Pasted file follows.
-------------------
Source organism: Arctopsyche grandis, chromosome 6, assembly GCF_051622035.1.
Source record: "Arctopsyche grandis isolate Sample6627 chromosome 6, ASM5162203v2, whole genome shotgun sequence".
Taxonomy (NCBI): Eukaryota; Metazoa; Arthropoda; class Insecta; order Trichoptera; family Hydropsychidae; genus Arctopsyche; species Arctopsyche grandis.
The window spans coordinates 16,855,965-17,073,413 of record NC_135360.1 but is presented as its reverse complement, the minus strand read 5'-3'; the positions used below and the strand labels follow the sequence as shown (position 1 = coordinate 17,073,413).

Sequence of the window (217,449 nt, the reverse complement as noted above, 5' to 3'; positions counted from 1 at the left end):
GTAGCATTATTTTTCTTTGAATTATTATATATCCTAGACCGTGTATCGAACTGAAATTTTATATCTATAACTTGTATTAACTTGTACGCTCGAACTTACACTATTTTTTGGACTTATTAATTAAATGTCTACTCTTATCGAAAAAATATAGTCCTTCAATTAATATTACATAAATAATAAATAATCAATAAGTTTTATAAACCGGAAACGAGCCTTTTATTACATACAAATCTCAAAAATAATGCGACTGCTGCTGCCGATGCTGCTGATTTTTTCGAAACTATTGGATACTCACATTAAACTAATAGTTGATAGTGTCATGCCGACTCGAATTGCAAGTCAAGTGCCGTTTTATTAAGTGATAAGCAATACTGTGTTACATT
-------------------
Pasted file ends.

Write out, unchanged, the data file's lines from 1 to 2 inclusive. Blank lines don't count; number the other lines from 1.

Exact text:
Source organism: Arctopsyche grandis, chromosome 6, assembly GCF_051622035.1.
Source record: "Arctopsyche grandis isolate Sample6627 chromosome 6, ASM5162203v2, whole genome shotgun sequence".